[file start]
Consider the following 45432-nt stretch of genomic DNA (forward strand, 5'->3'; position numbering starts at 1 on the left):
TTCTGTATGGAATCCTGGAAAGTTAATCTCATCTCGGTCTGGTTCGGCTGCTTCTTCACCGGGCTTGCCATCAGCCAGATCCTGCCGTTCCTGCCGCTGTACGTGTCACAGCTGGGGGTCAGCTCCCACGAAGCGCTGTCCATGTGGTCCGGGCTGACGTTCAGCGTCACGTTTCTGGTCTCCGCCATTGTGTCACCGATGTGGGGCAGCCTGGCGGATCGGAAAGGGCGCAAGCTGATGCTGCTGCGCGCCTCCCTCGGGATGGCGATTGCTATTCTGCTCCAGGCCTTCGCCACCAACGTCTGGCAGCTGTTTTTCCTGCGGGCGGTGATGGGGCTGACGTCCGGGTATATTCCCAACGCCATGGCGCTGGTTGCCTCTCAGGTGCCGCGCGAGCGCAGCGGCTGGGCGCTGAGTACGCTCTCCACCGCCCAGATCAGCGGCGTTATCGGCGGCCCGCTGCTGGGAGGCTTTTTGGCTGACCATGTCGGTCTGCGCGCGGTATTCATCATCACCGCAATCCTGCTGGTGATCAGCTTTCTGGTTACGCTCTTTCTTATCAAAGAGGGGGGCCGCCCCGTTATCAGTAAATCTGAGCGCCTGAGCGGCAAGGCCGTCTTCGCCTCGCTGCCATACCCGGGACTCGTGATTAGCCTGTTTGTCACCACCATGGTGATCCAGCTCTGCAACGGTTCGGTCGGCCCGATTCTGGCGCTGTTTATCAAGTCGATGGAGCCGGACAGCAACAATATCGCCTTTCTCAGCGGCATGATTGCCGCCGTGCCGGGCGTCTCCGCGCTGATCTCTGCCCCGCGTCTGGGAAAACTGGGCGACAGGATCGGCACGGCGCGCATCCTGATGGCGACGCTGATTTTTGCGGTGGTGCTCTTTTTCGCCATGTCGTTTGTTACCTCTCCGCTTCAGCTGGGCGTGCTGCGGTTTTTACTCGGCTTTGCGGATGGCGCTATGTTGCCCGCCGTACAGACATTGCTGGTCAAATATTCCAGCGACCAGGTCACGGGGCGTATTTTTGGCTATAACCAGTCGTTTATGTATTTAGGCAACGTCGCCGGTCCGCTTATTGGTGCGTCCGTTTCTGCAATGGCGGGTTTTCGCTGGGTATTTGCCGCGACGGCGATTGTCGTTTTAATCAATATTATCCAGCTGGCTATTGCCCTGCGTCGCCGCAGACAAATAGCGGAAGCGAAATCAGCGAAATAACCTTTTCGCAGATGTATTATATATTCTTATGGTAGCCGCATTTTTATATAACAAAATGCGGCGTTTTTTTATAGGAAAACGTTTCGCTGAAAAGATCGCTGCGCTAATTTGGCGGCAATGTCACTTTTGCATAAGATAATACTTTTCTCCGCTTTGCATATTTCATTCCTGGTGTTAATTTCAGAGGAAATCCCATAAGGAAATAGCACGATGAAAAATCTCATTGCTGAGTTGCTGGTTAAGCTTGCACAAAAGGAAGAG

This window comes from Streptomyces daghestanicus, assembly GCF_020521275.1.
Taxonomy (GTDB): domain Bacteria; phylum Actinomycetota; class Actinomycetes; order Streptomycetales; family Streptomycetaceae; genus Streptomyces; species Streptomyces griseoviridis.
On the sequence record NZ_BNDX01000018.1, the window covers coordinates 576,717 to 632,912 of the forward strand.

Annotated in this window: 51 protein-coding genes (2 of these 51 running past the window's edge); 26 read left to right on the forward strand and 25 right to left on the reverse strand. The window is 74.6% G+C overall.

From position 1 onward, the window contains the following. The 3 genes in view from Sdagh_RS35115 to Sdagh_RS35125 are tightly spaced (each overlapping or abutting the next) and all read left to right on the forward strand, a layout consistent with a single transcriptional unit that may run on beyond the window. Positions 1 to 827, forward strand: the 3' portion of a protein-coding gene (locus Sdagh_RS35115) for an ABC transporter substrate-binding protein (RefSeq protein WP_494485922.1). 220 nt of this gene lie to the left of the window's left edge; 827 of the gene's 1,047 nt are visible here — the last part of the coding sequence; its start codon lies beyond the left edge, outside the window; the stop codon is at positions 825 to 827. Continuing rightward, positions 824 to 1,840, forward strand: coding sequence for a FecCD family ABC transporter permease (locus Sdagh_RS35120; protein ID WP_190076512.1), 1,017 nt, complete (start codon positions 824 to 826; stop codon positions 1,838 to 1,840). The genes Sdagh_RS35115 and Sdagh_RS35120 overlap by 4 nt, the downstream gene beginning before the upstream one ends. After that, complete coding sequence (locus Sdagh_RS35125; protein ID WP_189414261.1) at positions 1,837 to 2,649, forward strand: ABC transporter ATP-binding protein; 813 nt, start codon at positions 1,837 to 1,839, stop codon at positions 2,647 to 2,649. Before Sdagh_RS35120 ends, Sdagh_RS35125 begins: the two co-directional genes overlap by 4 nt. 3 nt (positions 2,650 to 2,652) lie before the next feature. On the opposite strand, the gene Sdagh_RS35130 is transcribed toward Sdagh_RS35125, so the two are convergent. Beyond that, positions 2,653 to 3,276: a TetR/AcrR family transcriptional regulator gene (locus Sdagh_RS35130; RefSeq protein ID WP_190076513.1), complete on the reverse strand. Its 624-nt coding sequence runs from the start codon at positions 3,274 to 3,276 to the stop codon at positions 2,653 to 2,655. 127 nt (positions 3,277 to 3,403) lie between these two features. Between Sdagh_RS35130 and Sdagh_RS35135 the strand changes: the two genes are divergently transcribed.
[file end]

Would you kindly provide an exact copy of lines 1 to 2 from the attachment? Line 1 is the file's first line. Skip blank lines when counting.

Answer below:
Consider the following 45432-nt stretch of genomic DNA (forward strand, 5'->3'; position numbering starts at 1 on the left):
TTCTGTATGGAATCCTGGAAAGTTAATCTCATCTCGGTCTGGTTCGGCTGCTTCTTCACCGGGCTTGCCATCAGCCAGATCCTGCCGTTCCTGCCGCTGTACGTGTCACAGCTGGGGGTCAGCTCCCACGAAGCGCTGTCCATGTGGTCCGGGCTGACGTTCAGCGTCACGTTTCTGGTCTCCGCCATTGTGTCACCGATGTGGGGCAGCCTGGCGGATCGGAAAGGGCGCAAGCTGATGCTGCTGCGCGCCTCCCTCGGGATGGCGATTGCTATTCTGCTCCAGGCCTTCGCCACCAACGTCTGGCAGCTGTTTTTCCTGCGGGCGGTGATGGGGCTGACGTCCGGGTATATTCCCAACGCCATGGCGCTGGTTGCCTCTCAGGTGCCGCGCGAGCGCAGCGGCTGGGCGCTGAGTACGCTCTCCACCGCCCAGATCAGCGGCGTTATCGGCGGCCCGCTGCTGGGAGGCTTTTTGGCTGACCATGTCGGTCTGCGCGCGGTATTCATCATCACCGCAATCCTGCTGGTGATCAGCTTTCTGGTTACGCTCTTTCTTATCAAAGAGGGGGGCCGCCCCGTTATCAGTAAATCTGAGCGCCTGAGCGGCAAGGCCGTCTTCGCCTCGCTGCCATACCCGGGACTCGTGATTAGCCTGTTTGTCACCACCATGGTGATCCAGCTCTGCAACGGTTCGGTCGGCCCGATTCTGGCGCTGTTTATCAAGTCGATGGAGCCGGACAGCAACAATATCGCCTTTCTCAGCGGCATGATTGCCGCCGTGCCGGGCGTCTCCGCGCTGATCTCTGCCCCGCGTCTGGGAAAACTGGGCGACAGGATCGGCACGGCGCGCATCCTGATGGCGACGCTGATTTTTGCGGTGGTGCTCTTTTTCGCCATGTCGTTTGTTACCTCTCCGCTTCAGCTGGGCGTGCTGCGGTTTTTACTCGGCTTTGCGGATGGCGCTATGTTGCCCGCCGTACAGACATTGCTGGTCAAATATTCCAGCGACCAGGTCACGGGGCGTATTTTTGGCTATAACCAGTCGTTTATGTATTTAGGCAACGTCGCCGGTCCGCTTATTGGTGCGTCCGTTTCTGCAATGGCGGGTTTTCGCTGGGTATTTGCCGCGACGGCGATTGTCGTTTTAATCAATATTATCCAGCTGGCTATTGCCCTGCGTCGCCGCAGACAAATAGCGGAAGCGAAATCAGCGAAATAACCTTTTCGCAGATGTATTATATATTCTTATGGTAGCCGCATTTTTATATAACAAAATGCGGCGTTTTTTTATAGGAAAACGTTTCGCTGAAAAGATCGCTGCGCTAATTTGGCGGCAATGTCACTTTTGCATAAGATAATACTTTTCTCCGCTTTGCATATTTCATTCCTGGTGTTAATTTCAGAGGAAATCCCATAAGGAAATAGCACGATGAAAAATCTCATTGCTGAGTTGCTGGTTAAGCTTGCACAAAAGGAAGAG